File No. 711.1215/365.

The Department of State to the Mexican Embassy.


The Department of State has the honor to acknowledge the receipt of the memorandum of the Embassy of Mexico, of the 12th ultimo, in regard to the Chamizal case, and begs to say in reply that, as is pointed out in the beginning of the aide mémoire handed to the ambassador of Mexico by the Acting Secretary of State on August 25 [24], last, the United States, for the weighty reasons set forth by the American commissioner in his dissenting opinion and by the American agent in his suggestion of protest, is unable to perceive how the award can be considered valid or binding.

By reference to the opinion of the American commissioner and the protest of the American agent, it will be observed that the objections to the award stated by them go to the validity of the award itself, and not merely to the practicability of carrying it out.

It was however furthermore pointed out in the Department’s aide mémoire that, even on the assumption that the award rendered by the presiding commissioner is valid and binding, it is in the opinion of this Government impossible to carry it into effect at the Chamizal tract, and impracticable successfully to apply certain principles upon which it is based elsewhere along the fluvial boundary.

Under these circumstances the Department remarked, in its aide mémoire, that—

since it seems evident that in any event further diplomatic negotiations and a further convention are inevitable, it appears to the Government of the United States that it would be for the interest of both parties for the two Governments, without discussing the question of the validity of the award or the possibility of scientifically relocating the channel of 1864, to endeavor to settle their difference through a new convention which should avoid as far as possible all contentious matters and look toward a settlement upon a basis of mutual accommodation and convenience.

To this suggestion the embassy’s memorandum of September 12 makes reply:

That the Government of Mexico is of opinion that inasmuch as the matter is finally adjudicated by award, nothing remains but to carry out duly the said decision by means of such arrangement as may be made to run the dividing line in accordance with the sentence; but if in the practical application of the points determined by the umpire truly insuperable difficulties should be met, the Government of Mexico will not object to entering upon new arrangements to overcome such difficulties in friendly accord with the Government of the United States.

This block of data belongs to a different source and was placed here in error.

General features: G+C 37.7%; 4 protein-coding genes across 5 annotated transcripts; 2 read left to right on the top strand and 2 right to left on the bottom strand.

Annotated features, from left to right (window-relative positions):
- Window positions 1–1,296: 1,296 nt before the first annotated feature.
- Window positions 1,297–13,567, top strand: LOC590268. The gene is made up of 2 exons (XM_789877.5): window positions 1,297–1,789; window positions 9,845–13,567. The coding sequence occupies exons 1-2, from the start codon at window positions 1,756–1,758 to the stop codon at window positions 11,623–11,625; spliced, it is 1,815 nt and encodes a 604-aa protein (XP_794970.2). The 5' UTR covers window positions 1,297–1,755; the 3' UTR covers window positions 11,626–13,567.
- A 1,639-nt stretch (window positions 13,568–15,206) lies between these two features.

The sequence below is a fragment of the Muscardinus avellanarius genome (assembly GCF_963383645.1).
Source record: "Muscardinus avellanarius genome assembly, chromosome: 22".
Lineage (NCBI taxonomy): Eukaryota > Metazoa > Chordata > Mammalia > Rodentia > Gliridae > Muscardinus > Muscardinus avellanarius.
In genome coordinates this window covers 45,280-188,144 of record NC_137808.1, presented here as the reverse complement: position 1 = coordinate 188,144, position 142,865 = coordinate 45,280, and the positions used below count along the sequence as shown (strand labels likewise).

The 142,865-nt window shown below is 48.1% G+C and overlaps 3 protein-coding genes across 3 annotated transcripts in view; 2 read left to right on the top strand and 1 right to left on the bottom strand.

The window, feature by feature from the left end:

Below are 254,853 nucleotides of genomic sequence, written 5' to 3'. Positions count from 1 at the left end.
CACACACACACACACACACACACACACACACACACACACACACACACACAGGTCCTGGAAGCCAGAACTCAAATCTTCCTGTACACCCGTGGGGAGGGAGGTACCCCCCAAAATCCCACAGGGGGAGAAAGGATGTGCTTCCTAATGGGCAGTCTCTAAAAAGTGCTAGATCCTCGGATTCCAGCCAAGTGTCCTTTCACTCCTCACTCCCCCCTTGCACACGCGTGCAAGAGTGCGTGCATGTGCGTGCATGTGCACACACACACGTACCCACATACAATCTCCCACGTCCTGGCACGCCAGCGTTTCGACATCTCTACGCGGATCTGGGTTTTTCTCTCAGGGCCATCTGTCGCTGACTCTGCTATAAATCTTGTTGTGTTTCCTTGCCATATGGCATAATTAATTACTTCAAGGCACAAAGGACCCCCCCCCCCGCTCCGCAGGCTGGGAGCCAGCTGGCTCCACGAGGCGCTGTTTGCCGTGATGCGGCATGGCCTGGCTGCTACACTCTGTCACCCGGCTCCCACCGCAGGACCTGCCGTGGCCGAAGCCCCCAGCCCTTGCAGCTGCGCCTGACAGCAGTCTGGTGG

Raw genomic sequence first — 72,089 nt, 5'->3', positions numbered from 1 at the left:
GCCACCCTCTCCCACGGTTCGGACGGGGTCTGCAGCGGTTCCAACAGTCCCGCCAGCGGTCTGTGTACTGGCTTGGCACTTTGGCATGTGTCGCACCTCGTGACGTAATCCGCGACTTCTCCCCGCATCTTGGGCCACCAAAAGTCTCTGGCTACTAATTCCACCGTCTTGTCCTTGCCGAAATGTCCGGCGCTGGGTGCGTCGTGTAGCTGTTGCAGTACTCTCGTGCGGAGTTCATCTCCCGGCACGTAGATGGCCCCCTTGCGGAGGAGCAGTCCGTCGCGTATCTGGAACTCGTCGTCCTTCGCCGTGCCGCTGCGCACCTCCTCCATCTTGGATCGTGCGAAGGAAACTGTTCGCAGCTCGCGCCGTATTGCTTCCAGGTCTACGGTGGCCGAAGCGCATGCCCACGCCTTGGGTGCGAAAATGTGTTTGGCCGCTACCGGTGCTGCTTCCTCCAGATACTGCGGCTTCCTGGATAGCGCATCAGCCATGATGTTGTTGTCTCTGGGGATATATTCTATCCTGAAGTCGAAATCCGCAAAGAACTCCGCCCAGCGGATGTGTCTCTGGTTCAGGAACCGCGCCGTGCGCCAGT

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It appears to the Department that in making this proposal, which in the first instance is concerned solely with the ascertainment of the possibility of relocating the channel of 1864, the Mexican Government has not only omitted to state its views as to the practicability of applying the test of the so-called “rapid and violent erosion” to other cases arising along the Rio Grande, but has failed to take into account the fundamental difficulty which confronts the United States in limine, namely the consideration that it does not recognize the validity of the award and that the acceptance of the Mexican proposition, even if subject to no other observation, might be deemed to amount to a tacit recognition of its validity.

The Government of the United States in its aide memoire of August 24 did not ask the Government of Mexico to admit the invalidity of the recent award or the impossibility of relocating the channel of 1864. It only proposed that these contentious matters be held in abeyance while the two Governments worked out through friendly negotiations a practical solution of their practical difficulties.

In the opinion of the Government of the United States the present Mexican proposal is unacceptable in that it asks the United States, as a preliminary to negotiations, to yield upon one of the fundamental questions in dispute.

This Department can not but hope that the Mexican foreign office will reexamine the questions under discussion in the light of the considerations suggested in this memorandum, to the end that the two Governments, without prejudice to the position of either with respect to the validity of the award, may reach a practical solution alike satisfactory and honorable to both countries.

Note.—Owing to the disturbed conditions existing in Mexico no definite action was taken for the settlement of the Chamizal dispute, and the case remains in statu quo.